Remarks as prepared for delivery:
Thank you, Jim [Cole]. It is a privilege to be here with you – and with so many colleagues, friends, and distinguished guests. And it is a special honor to welcome today’s speakers – our nation’s former Solicitor General, and my good friend – Ted Olson, whose strength has been an example to all of us; as well as Carie Lemack, whose advocacy efforts have helped victims of terrorism all around the world – and whose advice has been a great asset to me and to so many leaders and policymakers; and, finally, Major Abraham Scott, whose dedication – and life of service – inspires each of us. Thank you all for being here – and for sharing your stories with us.
I’d also like to recognize and welcome back the other former Department employees and leaders who have joined us, including former Deputy Attorneys General, Paul McNulty and Larry Thompson; former Acting Associate Solicitor General, Phil Perry; and, of course, former Attorney General [John] Ashcroft, who led this Department with distinction for four years – and, in the aftermath of the September 11th attacks, took important steps to protect the safety of the American people. We remain grateful for his service to this Department during some of the most challenging moments in America’s history.
In just two days, our nation – and all the world – will mark the tenth anniversary of the most devastating terrorist attacks ever carried out against the United States. We will grieve for the nearly three thousand innocent people who were killed. We will pay tribute to the survivors – who have helped each other to find healing and peace, and to rebuild their lives. We will honor the many heroes who – with remarkable bravery and without hesitation – put the safety of others above their own. And we will recommit ourselves to the critical work of ensuring our nation’s security – and advancing the cause of justice.
Although nearly a decade has passed, none of us will ever forget where we were on that beautiful, autumn morning. I remember, so clearly, the profound sense of loss that I felt as I watched the terrible news unfold – and as I saw images of the World Trade Center Twin Towers crumbling to the ground. As a high school student in lower Manhattan, I’d watched these buildings go up, story by story, to become the iconic symbol New York City’s skyline – and a source of pride – not only for my hometown, but for our entire country.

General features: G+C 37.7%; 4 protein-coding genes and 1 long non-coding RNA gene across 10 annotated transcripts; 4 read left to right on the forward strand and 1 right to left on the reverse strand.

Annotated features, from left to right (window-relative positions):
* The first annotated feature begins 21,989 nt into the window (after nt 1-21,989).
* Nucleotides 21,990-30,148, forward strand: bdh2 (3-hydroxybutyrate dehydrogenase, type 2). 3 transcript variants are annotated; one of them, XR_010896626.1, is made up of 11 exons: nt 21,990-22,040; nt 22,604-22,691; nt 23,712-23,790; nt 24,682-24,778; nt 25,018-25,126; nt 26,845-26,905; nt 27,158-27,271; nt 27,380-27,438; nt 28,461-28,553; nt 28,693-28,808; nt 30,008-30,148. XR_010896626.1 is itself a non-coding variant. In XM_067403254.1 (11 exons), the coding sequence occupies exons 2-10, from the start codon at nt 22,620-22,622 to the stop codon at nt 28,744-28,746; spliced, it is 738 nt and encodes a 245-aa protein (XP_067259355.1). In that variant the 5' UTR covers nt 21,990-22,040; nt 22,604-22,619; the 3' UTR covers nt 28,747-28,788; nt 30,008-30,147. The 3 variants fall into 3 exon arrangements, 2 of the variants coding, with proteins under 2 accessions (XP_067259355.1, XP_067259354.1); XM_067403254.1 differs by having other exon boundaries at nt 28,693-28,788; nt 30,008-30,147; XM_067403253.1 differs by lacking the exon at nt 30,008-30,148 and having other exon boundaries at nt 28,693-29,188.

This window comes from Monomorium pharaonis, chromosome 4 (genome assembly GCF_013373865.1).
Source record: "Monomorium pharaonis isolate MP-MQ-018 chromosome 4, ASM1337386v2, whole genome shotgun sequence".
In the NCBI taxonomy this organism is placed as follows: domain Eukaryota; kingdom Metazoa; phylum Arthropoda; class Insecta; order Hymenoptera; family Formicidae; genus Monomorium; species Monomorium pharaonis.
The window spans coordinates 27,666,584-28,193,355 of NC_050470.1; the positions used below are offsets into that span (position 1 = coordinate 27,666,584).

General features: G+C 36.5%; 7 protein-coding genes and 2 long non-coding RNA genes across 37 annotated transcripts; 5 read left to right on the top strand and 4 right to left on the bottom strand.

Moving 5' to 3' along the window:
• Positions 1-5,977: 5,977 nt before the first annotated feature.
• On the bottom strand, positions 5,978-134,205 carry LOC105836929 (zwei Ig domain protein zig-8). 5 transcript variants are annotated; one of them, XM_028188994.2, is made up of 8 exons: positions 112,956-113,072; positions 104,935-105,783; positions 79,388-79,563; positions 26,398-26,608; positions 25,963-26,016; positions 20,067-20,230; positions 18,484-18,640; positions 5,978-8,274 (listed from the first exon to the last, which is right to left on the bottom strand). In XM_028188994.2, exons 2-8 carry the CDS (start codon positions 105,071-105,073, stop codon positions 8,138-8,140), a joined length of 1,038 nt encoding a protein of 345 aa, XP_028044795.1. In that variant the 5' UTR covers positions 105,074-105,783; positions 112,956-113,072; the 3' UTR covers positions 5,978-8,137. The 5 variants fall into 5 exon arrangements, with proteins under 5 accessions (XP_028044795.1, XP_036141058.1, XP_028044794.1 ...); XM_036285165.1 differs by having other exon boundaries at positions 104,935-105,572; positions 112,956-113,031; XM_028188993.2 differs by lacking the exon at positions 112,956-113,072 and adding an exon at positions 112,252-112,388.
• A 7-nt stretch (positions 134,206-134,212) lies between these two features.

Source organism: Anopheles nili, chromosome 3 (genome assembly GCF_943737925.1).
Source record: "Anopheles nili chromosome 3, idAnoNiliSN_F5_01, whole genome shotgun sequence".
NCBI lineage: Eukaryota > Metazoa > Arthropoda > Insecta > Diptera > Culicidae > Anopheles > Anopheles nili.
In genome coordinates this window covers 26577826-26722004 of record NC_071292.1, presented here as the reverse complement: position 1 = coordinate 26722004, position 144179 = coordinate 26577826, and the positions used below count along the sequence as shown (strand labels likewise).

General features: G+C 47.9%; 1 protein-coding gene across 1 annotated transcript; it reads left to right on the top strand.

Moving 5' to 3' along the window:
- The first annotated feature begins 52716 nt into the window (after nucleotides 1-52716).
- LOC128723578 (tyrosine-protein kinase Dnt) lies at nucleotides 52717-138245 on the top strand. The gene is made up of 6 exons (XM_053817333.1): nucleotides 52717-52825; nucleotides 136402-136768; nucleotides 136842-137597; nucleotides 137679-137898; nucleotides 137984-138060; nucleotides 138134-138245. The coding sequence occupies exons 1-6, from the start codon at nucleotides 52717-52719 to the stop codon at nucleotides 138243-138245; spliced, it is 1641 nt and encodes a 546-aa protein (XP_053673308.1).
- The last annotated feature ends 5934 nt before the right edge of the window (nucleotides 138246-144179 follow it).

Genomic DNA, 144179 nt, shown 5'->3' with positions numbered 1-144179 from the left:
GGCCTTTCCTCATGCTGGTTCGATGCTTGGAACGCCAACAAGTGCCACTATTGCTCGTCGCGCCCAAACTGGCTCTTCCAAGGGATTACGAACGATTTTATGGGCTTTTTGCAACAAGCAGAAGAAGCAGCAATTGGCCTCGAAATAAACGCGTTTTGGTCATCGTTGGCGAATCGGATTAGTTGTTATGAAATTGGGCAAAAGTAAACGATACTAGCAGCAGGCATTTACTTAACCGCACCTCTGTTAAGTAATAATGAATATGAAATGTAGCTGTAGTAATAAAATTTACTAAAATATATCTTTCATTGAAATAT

On September 11th, 2001, when those towers were reduced to rubble – along with the western side of the Pentagon, and a patch of land in rural Pennsylvania – and as so many lives were cut short – we learned, in the most painful of ways, about the human capacity for evil. But in the moments, months, and years since, we have seen – in the compassion and generosity of people across the world – the human capacity for good. We also have witnessed our nation’s ability to transform sorrow into strength, into unity, into resiliency – and into a nationwide call to service.
This weekend, I know that many of you – like thousands of Americans around the country – will spend some time working to improve your communities, to assist and support those in need, and to reflect on the events that – 10 years ago – touched all of our lives, and continue to influence the critical work of this Department.
On Sunday, I will have the honor of joining President Obama – and a number of local and national leaders, public servants, and fellow citizens – at Ground Zero, to participate in a remembrance ceremony.